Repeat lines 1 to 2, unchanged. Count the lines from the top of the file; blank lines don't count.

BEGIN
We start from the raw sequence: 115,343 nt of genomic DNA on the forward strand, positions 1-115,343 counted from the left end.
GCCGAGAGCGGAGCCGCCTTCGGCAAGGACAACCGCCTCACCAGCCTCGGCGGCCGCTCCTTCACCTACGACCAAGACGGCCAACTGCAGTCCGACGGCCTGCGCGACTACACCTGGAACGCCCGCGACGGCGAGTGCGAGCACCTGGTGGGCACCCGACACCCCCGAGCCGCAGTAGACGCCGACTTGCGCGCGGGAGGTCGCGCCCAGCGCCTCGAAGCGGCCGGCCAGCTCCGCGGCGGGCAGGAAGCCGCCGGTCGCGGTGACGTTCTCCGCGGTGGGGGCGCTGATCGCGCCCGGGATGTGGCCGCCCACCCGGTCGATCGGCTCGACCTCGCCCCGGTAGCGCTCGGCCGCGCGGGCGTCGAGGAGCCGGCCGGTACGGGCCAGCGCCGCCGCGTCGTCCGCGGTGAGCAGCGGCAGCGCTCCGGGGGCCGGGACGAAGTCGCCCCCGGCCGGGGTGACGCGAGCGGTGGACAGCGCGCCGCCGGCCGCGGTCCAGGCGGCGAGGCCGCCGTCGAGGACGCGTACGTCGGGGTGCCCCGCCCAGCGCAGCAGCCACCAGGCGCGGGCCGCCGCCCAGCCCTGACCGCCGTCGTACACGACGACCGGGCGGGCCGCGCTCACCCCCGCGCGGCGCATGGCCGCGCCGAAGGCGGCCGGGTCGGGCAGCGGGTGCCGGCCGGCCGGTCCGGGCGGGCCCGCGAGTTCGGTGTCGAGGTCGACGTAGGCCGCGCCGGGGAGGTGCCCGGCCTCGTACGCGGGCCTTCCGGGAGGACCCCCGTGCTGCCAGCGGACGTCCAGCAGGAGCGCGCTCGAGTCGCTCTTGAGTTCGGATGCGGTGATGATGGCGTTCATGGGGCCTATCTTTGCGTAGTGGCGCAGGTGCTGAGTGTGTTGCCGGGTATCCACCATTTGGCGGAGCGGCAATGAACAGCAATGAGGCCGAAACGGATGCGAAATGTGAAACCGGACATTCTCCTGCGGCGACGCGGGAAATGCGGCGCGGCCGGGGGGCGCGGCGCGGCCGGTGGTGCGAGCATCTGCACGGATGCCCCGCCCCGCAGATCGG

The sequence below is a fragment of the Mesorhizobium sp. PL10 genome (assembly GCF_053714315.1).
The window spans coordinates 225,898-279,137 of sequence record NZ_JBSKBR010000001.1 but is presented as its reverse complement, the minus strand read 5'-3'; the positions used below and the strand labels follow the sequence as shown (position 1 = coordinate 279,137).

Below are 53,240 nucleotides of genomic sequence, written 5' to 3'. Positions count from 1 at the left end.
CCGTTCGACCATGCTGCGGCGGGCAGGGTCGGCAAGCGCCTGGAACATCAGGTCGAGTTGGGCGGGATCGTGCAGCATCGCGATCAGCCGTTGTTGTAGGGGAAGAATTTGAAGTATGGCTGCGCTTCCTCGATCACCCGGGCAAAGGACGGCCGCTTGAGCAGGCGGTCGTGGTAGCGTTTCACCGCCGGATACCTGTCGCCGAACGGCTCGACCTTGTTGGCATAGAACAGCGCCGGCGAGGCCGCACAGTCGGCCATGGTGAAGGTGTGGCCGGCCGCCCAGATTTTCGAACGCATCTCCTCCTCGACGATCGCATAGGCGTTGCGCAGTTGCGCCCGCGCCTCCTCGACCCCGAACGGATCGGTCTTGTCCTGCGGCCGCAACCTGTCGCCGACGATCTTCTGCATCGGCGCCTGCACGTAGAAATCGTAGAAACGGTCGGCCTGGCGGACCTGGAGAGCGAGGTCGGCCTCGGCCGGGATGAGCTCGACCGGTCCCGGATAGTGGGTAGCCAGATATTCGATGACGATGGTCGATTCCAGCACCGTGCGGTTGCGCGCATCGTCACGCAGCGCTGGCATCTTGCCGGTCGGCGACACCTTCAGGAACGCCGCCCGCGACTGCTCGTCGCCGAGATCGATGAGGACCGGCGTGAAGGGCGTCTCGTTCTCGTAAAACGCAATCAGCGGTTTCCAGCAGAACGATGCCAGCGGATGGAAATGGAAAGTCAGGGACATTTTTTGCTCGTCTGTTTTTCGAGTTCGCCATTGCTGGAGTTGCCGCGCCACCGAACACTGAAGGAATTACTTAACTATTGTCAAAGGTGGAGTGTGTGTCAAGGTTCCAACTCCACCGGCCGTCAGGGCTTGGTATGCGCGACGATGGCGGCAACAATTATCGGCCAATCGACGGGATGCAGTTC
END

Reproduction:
We start from the raw sequence: 115,343 nt of genomic DNA on the forward strand, positions 1-115,343 counted from the left end.
GCCGAGAGCGGAGCCGCCTTCGGCAAGGACAACCGCCTCACCAGCCTCGGCGGCCGCTCCTTCACCTACGACCAAGACGGCCAACTGCAGTCCGACGGCCTGCGCGACTACACCTGGAACGCCCGCGACGGCGAGTGCGAGCACCTGGTGGGCACCCGACACCCCCGAGCCGCAGTAGACGCCGACTTGCGCGCGGGAGGTCGCGCCCAGCGCCTCGAAGCGGCCGGCCAGCTCCGCGGCGGGCAGGAAGCCGCCGGTCGCGGTGACGTTCTCCGCGGTGGGGGCGCTGATCGCGCCCGGGATGTGGCCGCCCACCCGGTCGATCGGCTCGACCTCGCCCCGGTAGCGCTCGGCCGCGCGGGCGTCGAGGAGCCGGCCGGTACGGGCCAGCGCCGCCGCGTCGTCCGCGGTGAGCAGCGGCAGCGCTCCGGGGGCCGGGACGAAGTCGCCCCCGGCCGGGGTGACGCGAGCGGTGGACAGCGCGCCGCCGGCCGCGGTCCAGGCGGCGAGGCCGCCGTCGAGGACGCGTACGTCGGGGTGCCCCGCCCAGCGCAGCAGCCACCAGGCGCGGGCCGCCGCCCAGCCCTGACCGCCGTCGTACACGACGACCGGGCGGGCCGCGCTCACCCCCGCGCGGCGCATGGCCGCGCCGAAGGCGGCCGGGTCGGGCAGCGGGTGCCGGCCGGCCGGTCCGGGCGGGCCCGCGAGTTCGGTGTCGAGGTCGACGTAGGCCGCGCCGGGGAGGTGCCCGGCCTCGTACGCGGGCCTTCCGGGAGGACCCCCGTGCTGCCAGCGGACGTCCAGCAGGAGCGCGCTCGAGTCGCTCTTGAGTTCGGATGCGGTGATGATGGCGTTCATGGGGCCTATCTTTGCGTAGTGGCGCAGGTGCTGAGTGTGTTGCCGGGTATCCACCATTTGGCGGAGCGGCAATGAACAGCAATGAGGCCGAAACGGATGCGAAATGTGAAACCGGACATTCTCCTGCGGCGACGCGGGAAATGCGGCGCGGCCGGGGGGCGCGGCGCGGCCGGTGGTGCGAGCATCTGCACGGATGCCCCGCCCCGCAGATCGG